⚖️ Pros and Cons of Using Distillation to Remove Fluoride
Some of the most notable benefits and setbacks of using a distiller to remove fluoride are:
Very Easy to Maintain
A distiller requires virtually no maintenance. There are no filter cartridges to change, and the system doesn’t need to regenerate or backwash. The only maintenance task is to clean out the boiling chamber to prevent a buildup of contaminants on the inside surfaces. Optionally, you can also buy replacement carbon filters for the spout, although many people choose not to use these.
Affordable to Buy
The average cost of a distiller is $150-$300. Once you’ve made the purchase, you won’t need to buy much else (aside from carbon filters if you choose, which cost about $10 for a pack of 10). You don’t need to spend lots of money for the distiller to function properly, and the electricity running costs are minimal.
Helps Save Money
Not only are distillers affordable to use, but drinking distilled water can help you save money, too. If you currently buy bottled water that doesn’t contain fluoride, you can stop this habit altogether. Not buying bottled water should save you hundreds of dollars per year – and it’s beneficial to the environment, too.
Guaranteed Way to Remove Fluoride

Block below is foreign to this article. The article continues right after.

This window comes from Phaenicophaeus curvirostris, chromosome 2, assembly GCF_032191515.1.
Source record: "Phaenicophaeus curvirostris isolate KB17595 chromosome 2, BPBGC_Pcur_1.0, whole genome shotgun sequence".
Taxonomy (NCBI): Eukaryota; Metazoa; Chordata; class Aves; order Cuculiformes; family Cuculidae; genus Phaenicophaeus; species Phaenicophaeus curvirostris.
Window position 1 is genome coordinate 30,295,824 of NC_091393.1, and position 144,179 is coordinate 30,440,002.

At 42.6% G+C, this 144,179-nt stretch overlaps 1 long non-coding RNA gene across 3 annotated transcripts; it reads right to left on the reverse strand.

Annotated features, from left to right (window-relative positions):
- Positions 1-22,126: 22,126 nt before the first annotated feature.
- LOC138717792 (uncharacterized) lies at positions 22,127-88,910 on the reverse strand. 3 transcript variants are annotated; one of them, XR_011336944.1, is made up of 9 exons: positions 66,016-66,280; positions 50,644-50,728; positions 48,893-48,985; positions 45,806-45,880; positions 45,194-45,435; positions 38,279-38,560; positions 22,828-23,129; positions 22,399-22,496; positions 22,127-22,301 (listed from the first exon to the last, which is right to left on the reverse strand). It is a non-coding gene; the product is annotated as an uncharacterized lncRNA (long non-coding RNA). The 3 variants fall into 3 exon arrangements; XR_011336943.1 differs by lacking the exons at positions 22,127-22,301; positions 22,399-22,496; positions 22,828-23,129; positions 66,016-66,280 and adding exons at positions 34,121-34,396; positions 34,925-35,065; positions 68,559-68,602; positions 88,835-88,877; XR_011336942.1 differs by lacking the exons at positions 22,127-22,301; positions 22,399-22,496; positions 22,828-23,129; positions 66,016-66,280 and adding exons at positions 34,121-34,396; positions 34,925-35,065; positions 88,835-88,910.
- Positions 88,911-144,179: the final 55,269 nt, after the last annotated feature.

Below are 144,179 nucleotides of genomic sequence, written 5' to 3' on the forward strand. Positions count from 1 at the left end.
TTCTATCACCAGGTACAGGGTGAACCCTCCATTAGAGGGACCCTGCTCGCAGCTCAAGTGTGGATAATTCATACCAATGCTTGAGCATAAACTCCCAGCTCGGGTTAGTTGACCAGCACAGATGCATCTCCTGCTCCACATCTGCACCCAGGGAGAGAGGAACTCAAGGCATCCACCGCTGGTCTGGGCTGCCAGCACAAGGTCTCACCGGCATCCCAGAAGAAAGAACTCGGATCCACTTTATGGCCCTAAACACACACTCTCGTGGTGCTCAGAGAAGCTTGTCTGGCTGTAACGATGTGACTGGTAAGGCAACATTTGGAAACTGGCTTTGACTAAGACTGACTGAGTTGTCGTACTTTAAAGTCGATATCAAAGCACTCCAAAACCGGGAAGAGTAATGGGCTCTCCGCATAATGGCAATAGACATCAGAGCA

Distilled water is virtually fluoride-free. If you don’t want to consume any fluoride in your drinking water, you’ll feel safe using a distiller. When you filter water, it doesn’t entirely remove fluoride. Only a water purification method like distillation can remove virtually all fluoride.
Distilled water doesn’t just have a minimal fluoride content – it’s free from more than 99.9% of contaminants found in municipal water. If you want safe drinking water that doesn’t contain fluoride, a water distiller is a must-buy.
Steam distillation is a very lengthy process. It takes up to 6 hours to produce a single 1-gallon batch of distilled water, so if you want instant access to clean drinking water, a distiller isn’t the best solution.
Water Tastes Flat
Distilled water is known for having a flat taste because water does not contain healthy alkaline minerals. If you enjoy the taste of bottled mineral water but you’re trying to ditch single-use plastic bottles and drink water from your faucet, you might find it difficult to drink distilled water.
To have access to a constant source of distilled water, you’ll need to keep your distiller operating all day. Distillers need electricity to boil tap water, and while they don’t use a lot, you’ll notice the difference in your electricity bill after buying one of these machines.
📝 Other Fluoride Removal Methods to Consider
For some people, using a water distiller to remove fluoride from tap water is too lengthy a process. If you want instant access to purified water, a distiller isn’t the answer.